Annus Horribilis

Rasmussen Reports has new polling data which finds that likely voters trust the GOP more than the Dems on all ten parameters upon which Rasmussen routinely polls. The ten issues Rasmussen surveys include: the economy, government ethics and corruption, taxes, national security, the war in Iraq, the war in Afghanistan, immigration, health care, education, and Social Security.

In politics we watch the trend line; which party does the trend line favor. All year the trend has moved downward for the Democrats. This has been true for the President and for the Democrats in Congress.

These results cannot be good news for Pelosi, Reid, and Obama. They are likewise bad news for a whole flock of Dems who, in 2006 and 2008, were elected in districts that normally vote for the GOP.

Realistic Democrats are beginning to admit to themselves, if not to the press, that 2010 will be for them what Queen Elizabeth II called an "annus horribilis," a horrible year.

Wednesday, August 25, 2010

Problematic Pakistan

Pakistan today is a mess: floods, ethnic conflicts, tribal areas, political conflicts, corruption, and always the fear of giant neighbor India, from which they broke away. It isn't clear that any real policy consensus exists in the country. Pakistan may be nearly ungovernable via freely elected governments.

The military has ruled Pakistan off and on since its birth following the British abdication in 1947, actually more "on" than "off." The army is probably the most honored institution in the country. We shouldn't be surprised that it takes over when things turn really ugly, as they often do.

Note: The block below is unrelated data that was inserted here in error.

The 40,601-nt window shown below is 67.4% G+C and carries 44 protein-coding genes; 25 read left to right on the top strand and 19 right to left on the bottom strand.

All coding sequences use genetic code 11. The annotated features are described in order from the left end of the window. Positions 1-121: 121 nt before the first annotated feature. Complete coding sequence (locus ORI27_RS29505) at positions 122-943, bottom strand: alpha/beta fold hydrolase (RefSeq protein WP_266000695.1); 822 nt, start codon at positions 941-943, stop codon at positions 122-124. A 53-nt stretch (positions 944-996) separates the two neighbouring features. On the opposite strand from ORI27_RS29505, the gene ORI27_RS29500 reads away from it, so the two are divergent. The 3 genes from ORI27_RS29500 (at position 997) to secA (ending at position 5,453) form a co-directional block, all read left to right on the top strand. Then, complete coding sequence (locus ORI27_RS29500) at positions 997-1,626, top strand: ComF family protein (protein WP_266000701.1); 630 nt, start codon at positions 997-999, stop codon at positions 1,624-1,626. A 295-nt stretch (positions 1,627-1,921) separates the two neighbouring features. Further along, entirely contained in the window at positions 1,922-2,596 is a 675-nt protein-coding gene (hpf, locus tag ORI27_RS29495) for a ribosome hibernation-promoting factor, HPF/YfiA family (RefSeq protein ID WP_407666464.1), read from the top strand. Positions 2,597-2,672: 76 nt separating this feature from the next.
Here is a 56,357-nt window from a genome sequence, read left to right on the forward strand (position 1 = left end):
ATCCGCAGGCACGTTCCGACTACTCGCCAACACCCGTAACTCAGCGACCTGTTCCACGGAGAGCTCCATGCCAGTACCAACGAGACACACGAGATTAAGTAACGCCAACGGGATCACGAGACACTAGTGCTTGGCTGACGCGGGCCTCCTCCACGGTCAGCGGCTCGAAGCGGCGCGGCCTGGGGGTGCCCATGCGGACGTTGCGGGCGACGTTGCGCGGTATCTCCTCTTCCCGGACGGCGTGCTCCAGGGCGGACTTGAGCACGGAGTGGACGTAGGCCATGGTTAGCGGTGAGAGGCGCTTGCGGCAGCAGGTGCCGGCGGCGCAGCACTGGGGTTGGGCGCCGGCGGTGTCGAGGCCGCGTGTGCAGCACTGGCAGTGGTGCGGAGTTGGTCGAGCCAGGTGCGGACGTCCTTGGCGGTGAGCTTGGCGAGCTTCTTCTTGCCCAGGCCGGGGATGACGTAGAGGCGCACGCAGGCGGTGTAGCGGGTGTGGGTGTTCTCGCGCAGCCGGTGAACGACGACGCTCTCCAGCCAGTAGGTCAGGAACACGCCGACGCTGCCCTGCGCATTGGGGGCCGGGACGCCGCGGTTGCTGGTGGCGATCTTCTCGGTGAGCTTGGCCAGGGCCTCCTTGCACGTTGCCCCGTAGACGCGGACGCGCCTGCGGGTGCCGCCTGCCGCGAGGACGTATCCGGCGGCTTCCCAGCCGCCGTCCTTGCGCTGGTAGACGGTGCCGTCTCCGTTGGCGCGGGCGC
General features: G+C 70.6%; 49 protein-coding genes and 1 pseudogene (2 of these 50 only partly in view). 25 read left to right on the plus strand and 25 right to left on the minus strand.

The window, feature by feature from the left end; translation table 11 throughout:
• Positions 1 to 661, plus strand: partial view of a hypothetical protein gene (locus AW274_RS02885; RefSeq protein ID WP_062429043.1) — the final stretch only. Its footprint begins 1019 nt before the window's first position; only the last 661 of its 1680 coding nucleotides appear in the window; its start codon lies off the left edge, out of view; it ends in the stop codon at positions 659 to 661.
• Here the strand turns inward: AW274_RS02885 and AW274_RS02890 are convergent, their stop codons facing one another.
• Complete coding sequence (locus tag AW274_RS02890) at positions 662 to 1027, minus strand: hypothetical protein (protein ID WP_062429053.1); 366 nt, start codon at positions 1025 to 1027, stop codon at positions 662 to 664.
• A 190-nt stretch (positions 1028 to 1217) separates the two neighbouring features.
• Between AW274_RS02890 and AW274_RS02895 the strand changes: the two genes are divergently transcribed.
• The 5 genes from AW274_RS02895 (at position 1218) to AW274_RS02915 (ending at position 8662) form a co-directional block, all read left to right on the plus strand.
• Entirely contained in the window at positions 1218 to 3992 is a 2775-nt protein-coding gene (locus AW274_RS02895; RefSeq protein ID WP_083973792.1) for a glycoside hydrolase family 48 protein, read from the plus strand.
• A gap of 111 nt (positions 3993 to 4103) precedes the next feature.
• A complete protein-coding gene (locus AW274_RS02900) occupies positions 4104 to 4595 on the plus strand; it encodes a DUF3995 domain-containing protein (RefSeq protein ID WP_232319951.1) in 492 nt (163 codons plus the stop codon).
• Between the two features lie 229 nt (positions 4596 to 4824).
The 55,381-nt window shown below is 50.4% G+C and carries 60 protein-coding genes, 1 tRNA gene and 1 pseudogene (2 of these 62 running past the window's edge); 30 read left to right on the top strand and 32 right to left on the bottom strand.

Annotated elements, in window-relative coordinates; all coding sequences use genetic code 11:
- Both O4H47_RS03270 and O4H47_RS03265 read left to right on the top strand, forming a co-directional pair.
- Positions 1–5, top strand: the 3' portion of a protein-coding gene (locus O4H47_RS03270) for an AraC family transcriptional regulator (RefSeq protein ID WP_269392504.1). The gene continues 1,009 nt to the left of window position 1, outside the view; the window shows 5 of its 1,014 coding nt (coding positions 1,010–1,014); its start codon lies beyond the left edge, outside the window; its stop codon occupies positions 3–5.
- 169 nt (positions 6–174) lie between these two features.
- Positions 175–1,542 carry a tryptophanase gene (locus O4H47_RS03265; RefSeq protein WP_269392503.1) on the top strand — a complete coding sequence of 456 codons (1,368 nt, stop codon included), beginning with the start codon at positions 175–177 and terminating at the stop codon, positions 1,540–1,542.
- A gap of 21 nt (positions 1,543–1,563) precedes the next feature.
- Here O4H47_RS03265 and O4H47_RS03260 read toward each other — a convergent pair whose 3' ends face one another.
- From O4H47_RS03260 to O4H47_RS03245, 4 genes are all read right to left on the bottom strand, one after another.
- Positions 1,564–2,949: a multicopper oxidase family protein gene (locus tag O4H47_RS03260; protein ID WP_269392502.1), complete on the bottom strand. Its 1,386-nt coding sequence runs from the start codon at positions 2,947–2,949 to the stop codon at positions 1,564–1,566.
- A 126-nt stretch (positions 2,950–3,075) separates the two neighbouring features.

This article in the Telegraph (UK) argues that the Pakistani army is not showing interest in once again taking responsibility for the government. I think that could change fairly rapidly.

A long article in National Interest lays out the entirely dysfunctional nature of Pakistan. Read this if you have some time and really want to get down into the details of the Pakistani dilemma.

Quote of the Day

John Stossel, writing for RealClearPolitics, about why businesses won't hire additional workers as the economy technically recovers from a recession:
Nothing more effectively freezes business in place than what economist and historian Robert Higgs calls "regime uncertainty."
I like that phrase, "regime uncertainty." In other words, all the uncertainty surrounding taxes, health care regulations, and financial regulations - every one of them government-driven and every one of them still up in the air.

Tuesday, August 24, 2010

An Ill Wind

Bad news for wind generated power, at least as a green alternative. This Wall Street Journal article says such power makes us feel good but isn't much of a move in the green direction. Go see if you agree with the author's reasoning.

Empty Peace Talks

Do yourself a favor, read the most deeply cynical analysis of the Middle East Peace Process you are likely to find anywhere. The RealClearWorld article is long, detailed, and semi-amazing. The basic argument is that neither the Palestinians nor the Israelis want the talks, they only exist because holding talks helps the U.S. accomplish its goals in the region. Here is the most choice part: